Non-Human Biospecimen Sharing
The Longevity Consortium partners with the Integrated Longevity Omics project to provide non-human biospecimen samples to researchers within the academic community to support and further their research. These samples have been gathered over decades and multiple funding sources, and are monitored as to their use – particularly in the case of rare or protected species, and limited sample quantity. A Biospecimen Committee has oversight of use of these samples. The Committee is chaired by Richard A. Miller, M.D. PhD, Professor of Pathology at the University of Michigan. It is the Committee’s expectation that the data, results and publications that result from use of these samples will be shared as per NIH data policies and Public Access Policy: data and analytical results will be shared after they have undergone quality control (within 3 months of data generation) and made available broadly to all qualified users at the time of acceptance of the first manuscript, or within 6 months of data deposition, whichever comes first.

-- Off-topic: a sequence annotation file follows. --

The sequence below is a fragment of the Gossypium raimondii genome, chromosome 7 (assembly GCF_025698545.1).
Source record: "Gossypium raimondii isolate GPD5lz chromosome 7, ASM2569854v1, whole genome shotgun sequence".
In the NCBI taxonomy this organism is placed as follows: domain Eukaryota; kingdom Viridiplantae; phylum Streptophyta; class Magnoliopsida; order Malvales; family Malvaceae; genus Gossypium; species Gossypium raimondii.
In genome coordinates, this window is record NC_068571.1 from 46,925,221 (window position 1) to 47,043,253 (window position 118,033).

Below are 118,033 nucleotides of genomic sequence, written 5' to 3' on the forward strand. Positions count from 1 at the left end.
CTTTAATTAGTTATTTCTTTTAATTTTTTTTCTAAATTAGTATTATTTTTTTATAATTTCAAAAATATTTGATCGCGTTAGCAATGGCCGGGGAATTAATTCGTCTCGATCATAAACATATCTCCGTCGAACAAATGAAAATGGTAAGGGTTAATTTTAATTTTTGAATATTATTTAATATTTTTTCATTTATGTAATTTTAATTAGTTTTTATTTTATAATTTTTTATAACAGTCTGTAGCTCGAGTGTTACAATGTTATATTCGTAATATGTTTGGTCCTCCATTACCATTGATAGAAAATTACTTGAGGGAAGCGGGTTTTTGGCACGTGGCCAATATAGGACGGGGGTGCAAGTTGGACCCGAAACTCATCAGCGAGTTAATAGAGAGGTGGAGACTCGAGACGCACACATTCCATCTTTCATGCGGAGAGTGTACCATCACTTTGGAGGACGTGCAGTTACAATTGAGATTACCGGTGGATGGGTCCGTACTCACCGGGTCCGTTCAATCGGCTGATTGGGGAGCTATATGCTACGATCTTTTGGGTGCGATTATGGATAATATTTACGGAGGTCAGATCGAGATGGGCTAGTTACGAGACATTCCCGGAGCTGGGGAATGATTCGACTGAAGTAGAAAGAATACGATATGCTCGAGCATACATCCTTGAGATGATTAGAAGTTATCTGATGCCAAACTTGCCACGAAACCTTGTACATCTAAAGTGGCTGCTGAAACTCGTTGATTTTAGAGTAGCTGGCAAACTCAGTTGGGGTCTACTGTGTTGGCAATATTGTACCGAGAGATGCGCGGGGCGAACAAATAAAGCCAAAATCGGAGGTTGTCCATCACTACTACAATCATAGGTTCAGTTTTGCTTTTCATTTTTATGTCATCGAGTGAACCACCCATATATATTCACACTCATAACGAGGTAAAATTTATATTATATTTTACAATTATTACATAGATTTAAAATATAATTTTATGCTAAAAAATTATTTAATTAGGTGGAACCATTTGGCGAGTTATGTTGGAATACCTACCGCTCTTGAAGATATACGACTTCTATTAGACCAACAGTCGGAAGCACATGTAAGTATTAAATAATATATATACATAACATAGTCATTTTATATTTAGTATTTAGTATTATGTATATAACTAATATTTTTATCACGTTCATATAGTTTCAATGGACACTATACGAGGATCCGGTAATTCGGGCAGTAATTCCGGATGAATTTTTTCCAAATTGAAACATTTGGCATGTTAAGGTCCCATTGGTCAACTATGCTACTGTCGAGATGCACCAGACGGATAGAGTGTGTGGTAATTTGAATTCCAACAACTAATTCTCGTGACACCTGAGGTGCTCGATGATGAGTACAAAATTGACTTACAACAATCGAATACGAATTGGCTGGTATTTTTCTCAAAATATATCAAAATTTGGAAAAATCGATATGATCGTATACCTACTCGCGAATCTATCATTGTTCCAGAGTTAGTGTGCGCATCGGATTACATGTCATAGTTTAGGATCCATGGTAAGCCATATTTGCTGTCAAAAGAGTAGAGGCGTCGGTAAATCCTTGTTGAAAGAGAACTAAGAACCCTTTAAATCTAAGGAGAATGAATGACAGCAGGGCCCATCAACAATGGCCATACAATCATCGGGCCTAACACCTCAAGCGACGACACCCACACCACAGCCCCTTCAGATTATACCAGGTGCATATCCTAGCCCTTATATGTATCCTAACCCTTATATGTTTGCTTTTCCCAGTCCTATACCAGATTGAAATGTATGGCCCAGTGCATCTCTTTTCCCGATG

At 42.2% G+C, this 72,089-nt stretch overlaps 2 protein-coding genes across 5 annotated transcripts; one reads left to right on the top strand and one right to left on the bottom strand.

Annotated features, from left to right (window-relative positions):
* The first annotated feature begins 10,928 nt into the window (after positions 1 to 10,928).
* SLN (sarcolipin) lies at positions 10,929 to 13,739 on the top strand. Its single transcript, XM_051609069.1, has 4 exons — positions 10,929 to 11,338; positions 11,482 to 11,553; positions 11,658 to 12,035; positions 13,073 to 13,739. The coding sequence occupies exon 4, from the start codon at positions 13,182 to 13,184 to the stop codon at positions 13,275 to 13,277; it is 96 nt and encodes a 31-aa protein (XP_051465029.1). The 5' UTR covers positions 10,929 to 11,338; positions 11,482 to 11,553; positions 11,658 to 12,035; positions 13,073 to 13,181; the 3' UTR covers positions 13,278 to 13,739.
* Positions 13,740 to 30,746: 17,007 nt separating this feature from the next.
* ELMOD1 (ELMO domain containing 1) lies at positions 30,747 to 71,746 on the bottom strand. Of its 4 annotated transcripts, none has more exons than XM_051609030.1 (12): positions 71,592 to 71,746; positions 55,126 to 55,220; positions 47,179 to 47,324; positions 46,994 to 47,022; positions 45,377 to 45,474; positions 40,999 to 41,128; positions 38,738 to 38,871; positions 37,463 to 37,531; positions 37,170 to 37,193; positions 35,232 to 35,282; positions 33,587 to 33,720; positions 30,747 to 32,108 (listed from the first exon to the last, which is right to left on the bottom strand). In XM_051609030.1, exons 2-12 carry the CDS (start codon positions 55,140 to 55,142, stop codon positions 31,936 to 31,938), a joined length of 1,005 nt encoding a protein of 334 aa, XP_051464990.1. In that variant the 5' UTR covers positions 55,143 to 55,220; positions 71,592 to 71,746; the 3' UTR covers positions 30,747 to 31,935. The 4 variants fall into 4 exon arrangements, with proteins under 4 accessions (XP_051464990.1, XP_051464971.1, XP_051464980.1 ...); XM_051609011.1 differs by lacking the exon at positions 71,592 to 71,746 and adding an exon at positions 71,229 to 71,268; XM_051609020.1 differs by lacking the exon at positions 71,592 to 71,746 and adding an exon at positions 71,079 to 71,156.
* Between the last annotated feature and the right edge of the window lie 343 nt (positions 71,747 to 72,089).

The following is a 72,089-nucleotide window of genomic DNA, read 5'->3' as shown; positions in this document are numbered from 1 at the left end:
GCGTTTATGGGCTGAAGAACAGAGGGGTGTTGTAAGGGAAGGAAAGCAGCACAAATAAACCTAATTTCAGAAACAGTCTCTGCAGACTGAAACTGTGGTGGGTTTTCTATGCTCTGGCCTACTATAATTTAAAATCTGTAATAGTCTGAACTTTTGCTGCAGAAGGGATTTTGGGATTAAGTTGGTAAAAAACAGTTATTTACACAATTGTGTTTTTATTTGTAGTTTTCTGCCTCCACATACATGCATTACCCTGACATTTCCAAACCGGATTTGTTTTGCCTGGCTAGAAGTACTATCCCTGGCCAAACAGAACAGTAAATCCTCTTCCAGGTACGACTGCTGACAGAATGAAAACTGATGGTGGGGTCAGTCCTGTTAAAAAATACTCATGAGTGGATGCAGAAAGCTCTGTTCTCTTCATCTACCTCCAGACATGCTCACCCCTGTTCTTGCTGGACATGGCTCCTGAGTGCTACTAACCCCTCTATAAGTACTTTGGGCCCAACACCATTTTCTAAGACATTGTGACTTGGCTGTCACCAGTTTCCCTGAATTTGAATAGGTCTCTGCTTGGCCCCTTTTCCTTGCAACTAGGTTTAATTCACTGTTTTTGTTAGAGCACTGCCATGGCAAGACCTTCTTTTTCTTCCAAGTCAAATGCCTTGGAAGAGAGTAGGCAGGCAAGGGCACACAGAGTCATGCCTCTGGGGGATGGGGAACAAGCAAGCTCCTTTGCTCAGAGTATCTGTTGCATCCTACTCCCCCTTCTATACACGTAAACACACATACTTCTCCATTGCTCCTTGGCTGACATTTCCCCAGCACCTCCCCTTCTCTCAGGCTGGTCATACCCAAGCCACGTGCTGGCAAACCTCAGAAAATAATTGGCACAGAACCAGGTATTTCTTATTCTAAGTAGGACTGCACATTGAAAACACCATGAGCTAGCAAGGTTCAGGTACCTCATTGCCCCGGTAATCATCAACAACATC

A. Overview of request process
1. Download and complete the PDF request form
2. Confirm section 2 – Proposal details / nonprofit and academic status
3. Confirm section 5 – Data and Results Sharing and Publication
4. Attach a research proposal
5. Confirm section 8 – Electronic signature
6. Email form and proposal to Richard Miller at email@example.com, firstname.lastname@example.org
B. If form is completed entirely, the Committee hopes to meet these timelines:
One week - A response that your request has been received and is being reviewed.
Two weeks – For requests able to be met quickly, it is anticipated that most requests can be granted, or a reason provided as to why the request cannot be granted.
Four weeks to eight weeks - Other requests will require more detailed review by the Committee and are estimated to take approximately 4 to 8 weeks. Examples that would require review by the Committee include those for which the: samples are in short-supply, samples not available, feasibility of the research plan / work proposed, significant stock depletion, and / or significant costs to the investigators providing the samples.
C. Reference information